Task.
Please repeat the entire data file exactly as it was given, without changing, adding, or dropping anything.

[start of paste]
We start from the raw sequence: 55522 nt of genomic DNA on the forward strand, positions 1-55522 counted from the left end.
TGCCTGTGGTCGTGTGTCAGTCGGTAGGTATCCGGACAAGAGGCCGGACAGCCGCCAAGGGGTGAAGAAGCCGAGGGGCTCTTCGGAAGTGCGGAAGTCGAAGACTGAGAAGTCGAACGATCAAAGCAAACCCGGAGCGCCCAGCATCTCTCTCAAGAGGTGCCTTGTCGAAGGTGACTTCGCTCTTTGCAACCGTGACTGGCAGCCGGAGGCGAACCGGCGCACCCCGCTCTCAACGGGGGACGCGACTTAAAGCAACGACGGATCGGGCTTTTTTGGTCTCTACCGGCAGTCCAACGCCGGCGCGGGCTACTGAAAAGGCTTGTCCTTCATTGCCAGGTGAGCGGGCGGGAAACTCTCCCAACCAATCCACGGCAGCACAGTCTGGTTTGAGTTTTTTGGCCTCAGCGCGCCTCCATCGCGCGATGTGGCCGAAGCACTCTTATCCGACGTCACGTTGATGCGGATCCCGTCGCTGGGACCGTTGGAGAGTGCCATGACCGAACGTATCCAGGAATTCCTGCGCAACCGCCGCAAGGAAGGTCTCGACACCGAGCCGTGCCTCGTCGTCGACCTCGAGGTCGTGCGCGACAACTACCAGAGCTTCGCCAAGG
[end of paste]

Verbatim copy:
We start from the raw sequence: 55522 nt of genomic DNA on the forward strand, positions 1-55522 counted from the left end.
TGCCTGTGGTCGTGTGTCAGTCGGTAGGTATCCGGACAAGAGGCCGGACAGCCGCCAAGGGGTGAAGAAGCCGAGGGGCTCTTCGGAAGTGCGGAAGTCGAAGACTGAGAAGTCGAACGATCAAAGCAAACCCGGAGCGCCCAGCATCTCTCTCAAGAGGTGCCTTGTCGAAGGTGACTTCGCTCTTTGCAACCGTGACTGGCAGCCGGAGGCGAACCGGCGCACCCCGCTCTCAACGGGGGACGCGACTTAAAGCAACGACGGATCGGGCTTTTTTGGTCTCTACCGGCAGTCCAACGCCGGCGCGGGCTACTGAAAAGGCTTGTCCTTCATTGCCAGGTGAGCGGGCGGGAAACTCTCCCAACCAATCCACGGCAGCACAGTCTGGTTTGAGTTTTTTGGCCTCAGCGCGCCTCCATCGCGCGATGTGGCCGAAGCACTCTTATCCGACGTCACGTTGATGCGGATCCCGTCGCTGGGACCGTTGGAGAGTGCCATGACCGAACGTATCCAGGAATTCCTGCGCAACCGCCGCAAGGAAGGTCTCGACACCGAGCCGTGCCTCGTCGTCGACCTCGAGGTCGTGCGCGACAACTACCAGAGCTTCGCCAAGG